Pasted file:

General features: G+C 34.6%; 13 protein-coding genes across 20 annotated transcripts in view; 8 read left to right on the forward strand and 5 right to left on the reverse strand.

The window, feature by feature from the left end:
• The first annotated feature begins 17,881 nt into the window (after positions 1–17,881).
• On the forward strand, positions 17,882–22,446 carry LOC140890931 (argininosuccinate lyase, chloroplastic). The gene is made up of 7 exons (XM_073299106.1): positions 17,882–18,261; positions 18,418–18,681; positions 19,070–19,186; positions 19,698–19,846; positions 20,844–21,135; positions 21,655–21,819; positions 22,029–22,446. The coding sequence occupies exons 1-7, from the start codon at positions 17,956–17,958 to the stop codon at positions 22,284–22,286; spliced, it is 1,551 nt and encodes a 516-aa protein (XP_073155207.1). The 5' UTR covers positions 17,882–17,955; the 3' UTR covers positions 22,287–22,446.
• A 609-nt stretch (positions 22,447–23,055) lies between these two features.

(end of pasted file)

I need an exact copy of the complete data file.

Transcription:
General features: G+C 34.6%; 13 protein-coding genes across 20 annotated transcripts in view; 8 read left to right on the forward strand and 5 right to left on the reverse strand.

The window, feature by feature from the left end:
• The first annotated feature begins 17,881 nt into the window (after positions 1–17,881).
• On the forward strand, positions 17,882–22,446 carry LOC140890931 (argininosuccinate lyase, chloroplastic). The gene is made up of 7 exons (XM_073299106.1): positions 17,882–18,261; positions 18,418–18,681; positions 19,070–19,186; positions 19,698–19,846; positions 20,844–21,135; positions 21,655–21,819; positions 22,029–22,446. The coding sequence occupies exons 1-7, from the start codon at positions 17,956–17,958 to the stop codon at positions 22,284–22,286; spliced, it is 1,551 nt and encodes a 516-aa protein (XP_073155207.1). The 5' UTR covers positions 17,882–17,955; the 3' UTR covers positions 22,287–22,446.
• A 609-nt stretch (positions 22,447–23,055) lies between these two features.